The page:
Biblical Greek, by contrast, has a plethora of terms for the different sorts of love: there’s “philo,” the sort of camaraderie and brotherly love that the city of Philadelphia gets its name from.  There’s “eros,” or erotic love.  There’s “caritas,” or selfless love or compassion, from which we get our English word “charity.”  And then there’s “agape,” or an overwhelming sense of communal love.  It’s the big love, it’s the God-level love, the love that is meant to awe us.

And the human expression of agape is koinonia—a communion and a fellowship in something far bigger than ourselves.  We mere mortals may not be fully capable of agape, but we are capable of participating in koinonia, which is what Paul is saying about Philemon in verse 6: “partnership in the faith” is one way we translate “koinonia,” but to be honest, I don’t entirely care for that translation, because I think we—perhaps unconsciously—tend to think of a partnership as a two-person endeavor: two people or entities partner together, kind of in the way that we might say that two spouses are one another’s partners.  But koinonia is meant to have a potentially infinite number of partners and potential partners.  What Paul is saying here is that Philemon’s work as a Christian has a lot more partners than might first meet the modern eye.

So, what on earth does this have to do with Twitter and tweeting and people tweeting like birds?

Twitter, more than perhaps any other form of 21st century social media, has made people accessible to one another.  For all the worry—some of it justified—that social media has turned us into a cave-like people content to interact purely through 1’s and 0’s rather than with ink and paper and face-to-face contact, Twitter has allowed interaction with people you would have otherwise never known existed, or people you would otherwise have never had a chance at getting the ear of.  If you have an internet connection and an ability to put your thoughts down in 140 characters or less (often very difficult, I’ll grant you), it can be a tremendous tool for good.

Here’s how it works: You create an account, just like with email or Facebook.  You can then choose accounts of other people or organizations to follow…and the possibilities are almost limitless.  You can follow your friends and family (just like on Facebook), but you can also follow your favorite celebrities, athletes, news organizations, sports teams, humanitarian organizations, political leaders, you name it.  You can even follow this church or me on Twitter! (I’m shameless, I know.  First step in solving a problem is admitting that you have one.) 

The aggregate effect of all of this, though, has been a completely brand new way to deliver news: you can create a list of news organizations, and they will post links to their stories on Twitter as they get filed, which has made Twitter one of the quickest ways to receive the news today.  When the Tsaranev brothers were terrorizing Boston earlier this year, the news that one had been killed and the other apprehended was broken on Twitter.  When the 9.0 earthquake—and subsequent tsunami—struck Japan in the spring of 2011, Japanese government officials utilized Twitter to notify each other where rescue attempts needed to be made.  And, on a far more micro level, one someone breaks the news that they need a kidney donor, well…nearly 20 people almost immediately and selflessly step forward.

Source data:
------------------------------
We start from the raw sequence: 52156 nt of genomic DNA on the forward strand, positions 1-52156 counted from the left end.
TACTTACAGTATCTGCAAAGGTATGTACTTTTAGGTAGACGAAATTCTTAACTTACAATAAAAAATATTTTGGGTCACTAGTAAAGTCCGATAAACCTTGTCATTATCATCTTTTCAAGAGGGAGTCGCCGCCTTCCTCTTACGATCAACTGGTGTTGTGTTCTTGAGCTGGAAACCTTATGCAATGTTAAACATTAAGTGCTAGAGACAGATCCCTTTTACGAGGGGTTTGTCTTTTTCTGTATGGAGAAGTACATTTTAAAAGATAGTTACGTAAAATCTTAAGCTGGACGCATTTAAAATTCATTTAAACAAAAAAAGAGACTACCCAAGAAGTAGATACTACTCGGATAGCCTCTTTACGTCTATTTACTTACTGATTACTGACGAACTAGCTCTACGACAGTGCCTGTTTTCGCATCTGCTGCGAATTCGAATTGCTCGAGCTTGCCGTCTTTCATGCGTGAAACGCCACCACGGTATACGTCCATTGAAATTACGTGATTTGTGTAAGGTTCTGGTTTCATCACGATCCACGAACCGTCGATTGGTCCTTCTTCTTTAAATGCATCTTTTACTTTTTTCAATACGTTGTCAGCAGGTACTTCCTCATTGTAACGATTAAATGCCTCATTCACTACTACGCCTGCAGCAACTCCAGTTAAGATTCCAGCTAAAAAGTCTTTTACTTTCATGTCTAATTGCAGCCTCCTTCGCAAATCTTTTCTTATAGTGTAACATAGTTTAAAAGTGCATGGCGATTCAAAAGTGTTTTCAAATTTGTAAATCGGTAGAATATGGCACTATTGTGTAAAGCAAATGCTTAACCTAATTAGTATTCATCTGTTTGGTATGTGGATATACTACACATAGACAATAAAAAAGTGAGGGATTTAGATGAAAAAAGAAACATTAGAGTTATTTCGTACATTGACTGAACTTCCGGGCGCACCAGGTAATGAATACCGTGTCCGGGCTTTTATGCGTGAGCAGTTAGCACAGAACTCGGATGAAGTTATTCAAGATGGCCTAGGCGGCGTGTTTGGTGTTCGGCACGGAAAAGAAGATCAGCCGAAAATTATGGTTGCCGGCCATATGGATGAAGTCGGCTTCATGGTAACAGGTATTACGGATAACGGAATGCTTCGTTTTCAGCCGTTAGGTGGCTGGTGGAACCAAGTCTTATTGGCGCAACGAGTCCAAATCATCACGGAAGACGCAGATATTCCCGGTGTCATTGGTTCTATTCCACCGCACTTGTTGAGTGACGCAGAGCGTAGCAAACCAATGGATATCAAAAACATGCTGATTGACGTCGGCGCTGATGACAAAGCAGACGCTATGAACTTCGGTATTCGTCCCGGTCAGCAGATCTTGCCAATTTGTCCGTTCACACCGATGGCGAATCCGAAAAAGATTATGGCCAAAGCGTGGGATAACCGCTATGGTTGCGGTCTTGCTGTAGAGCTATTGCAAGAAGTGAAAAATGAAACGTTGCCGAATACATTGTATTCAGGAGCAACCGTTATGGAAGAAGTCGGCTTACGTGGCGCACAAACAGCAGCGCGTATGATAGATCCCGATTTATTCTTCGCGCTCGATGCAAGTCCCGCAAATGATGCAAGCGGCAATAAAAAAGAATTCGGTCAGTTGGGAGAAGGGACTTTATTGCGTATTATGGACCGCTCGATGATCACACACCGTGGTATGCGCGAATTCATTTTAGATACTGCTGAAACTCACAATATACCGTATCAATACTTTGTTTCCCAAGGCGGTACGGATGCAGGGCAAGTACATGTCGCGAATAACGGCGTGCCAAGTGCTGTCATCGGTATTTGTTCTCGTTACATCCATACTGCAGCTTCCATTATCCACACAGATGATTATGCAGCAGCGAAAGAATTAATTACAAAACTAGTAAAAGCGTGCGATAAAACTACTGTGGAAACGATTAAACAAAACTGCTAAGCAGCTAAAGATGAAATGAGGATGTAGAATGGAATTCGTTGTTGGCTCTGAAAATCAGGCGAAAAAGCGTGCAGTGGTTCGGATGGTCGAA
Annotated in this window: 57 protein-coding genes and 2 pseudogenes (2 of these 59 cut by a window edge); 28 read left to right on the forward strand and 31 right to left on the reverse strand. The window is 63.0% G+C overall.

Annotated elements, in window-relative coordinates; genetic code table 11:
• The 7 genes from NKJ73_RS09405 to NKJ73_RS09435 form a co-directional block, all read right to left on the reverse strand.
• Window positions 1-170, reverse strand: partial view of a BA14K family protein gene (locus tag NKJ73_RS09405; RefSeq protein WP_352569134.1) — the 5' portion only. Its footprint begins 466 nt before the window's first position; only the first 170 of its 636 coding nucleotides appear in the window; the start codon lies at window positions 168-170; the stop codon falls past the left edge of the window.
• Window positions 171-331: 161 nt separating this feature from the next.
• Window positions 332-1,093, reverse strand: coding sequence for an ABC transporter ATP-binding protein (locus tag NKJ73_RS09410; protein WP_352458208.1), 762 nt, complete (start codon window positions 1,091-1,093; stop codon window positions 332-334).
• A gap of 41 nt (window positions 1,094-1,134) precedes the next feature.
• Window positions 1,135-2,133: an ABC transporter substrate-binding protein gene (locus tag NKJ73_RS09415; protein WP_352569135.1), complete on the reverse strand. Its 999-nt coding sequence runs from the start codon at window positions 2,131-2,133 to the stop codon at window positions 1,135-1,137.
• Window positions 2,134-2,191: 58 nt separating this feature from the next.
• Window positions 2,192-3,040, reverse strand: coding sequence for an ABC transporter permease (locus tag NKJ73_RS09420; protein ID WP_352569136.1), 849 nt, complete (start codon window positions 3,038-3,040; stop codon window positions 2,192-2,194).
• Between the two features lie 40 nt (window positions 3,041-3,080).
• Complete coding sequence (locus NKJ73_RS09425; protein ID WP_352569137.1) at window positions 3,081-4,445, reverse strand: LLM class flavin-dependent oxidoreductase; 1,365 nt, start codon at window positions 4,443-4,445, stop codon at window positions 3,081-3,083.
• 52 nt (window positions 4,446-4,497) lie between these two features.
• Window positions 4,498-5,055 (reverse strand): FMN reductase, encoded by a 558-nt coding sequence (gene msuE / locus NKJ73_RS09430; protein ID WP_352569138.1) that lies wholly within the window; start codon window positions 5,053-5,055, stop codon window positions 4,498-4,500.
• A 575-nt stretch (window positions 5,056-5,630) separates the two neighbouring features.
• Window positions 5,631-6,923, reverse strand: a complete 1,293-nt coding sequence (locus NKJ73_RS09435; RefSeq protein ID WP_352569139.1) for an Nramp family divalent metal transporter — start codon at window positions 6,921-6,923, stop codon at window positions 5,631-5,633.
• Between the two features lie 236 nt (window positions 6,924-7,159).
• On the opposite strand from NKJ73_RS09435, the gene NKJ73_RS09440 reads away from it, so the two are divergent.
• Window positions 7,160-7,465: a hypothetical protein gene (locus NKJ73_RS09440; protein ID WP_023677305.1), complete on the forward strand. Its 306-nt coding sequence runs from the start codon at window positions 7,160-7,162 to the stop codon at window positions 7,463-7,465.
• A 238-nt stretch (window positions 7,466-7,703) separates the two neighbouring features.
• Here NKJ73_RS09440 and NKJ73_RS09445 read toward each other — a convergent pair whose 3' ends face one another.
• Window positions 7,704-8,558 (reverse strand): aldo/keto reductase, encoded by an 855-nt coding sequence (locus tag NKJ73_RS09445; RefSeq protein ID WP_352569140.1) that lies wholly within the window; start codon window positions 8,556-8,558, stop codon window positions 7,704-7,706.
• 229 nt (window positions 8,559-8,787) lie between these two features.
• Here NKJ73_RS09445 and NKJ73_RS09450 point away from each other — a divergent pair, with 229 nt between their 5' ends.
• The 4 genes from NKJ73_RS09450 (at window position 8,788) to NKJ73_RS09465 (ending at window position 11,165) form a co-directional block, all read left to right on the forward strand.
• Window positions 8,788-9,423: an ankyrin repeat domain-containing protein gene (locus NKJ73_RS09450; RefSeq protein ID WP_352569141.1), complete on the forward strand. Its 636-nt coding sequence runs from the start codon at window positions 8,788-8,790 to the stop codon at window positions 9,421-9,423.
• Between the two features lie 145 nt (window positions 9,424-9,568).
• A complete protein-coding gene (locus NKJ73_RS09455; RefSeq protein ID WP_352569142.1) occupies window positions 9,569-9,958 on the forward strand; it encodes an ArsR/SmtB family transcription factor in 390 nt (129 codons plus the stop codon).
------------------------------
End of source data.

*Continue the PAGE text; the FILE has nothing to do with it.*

If that isn’t a sort of koinonia, of a communion that comes with belonging to a fellowship far bigger than ourselves, then I’m honestly not sure what is.

And so imagine if Paul had access to Twitter today: or if Philemon, in all his work as a Christian leader, did as well—what their partnership or fellowship in the Gospel might look like now.  After all, the letter to Philemon is Paul’s shortest letter by a considerable amount—to the extent that you can boil one of them down to a Tweet, this is it: “Hi, Philemon. Love your work. Sending Onesimus back to you. He’s your brother, not your slave. Lovies, Paul.”  It’s practically a telegram (you remember those, right?).  It’s just online instead of wired.

Think about how new ways of communicating can increase the koinonia of the church.  We are the heirs to the work of Philemon, and our tradition has had a great history of taking advantage at every turn of new tools to preach the Gospel.  A big reason why Martin Luther’s Reformation took off like it did was because the printing press had just been invented.  A big reason why the 1950s was a heyday for preachers was because television had just become widely accessible.

And so who are we, as heirs to the koinonia, to the wide partnership practiced by Paul and by Philemon, to dismiss out of hand new ways to spread the Good News?  Who are we to say we can only do one thing or offer the message of Jesus Christ in only one way?  Who are we to try to try and narrow our communication of a limitless, boundless, fenceless God?

It is easy to say that God does not fit into a box.  And it is easy to say because it is true.  But it is harder to say that our communication of that God does not also fit into a box.  And it is harder to say because we refuse to allow it to be true.  But it was true for Paul, and for Philemon.  It was true for the Apostles, and ultimately, for Jesus Christ itself.  Let it be true for us again.  Amen.

Rev. Eric Atcheson
Longview, Washington
August 4, 2013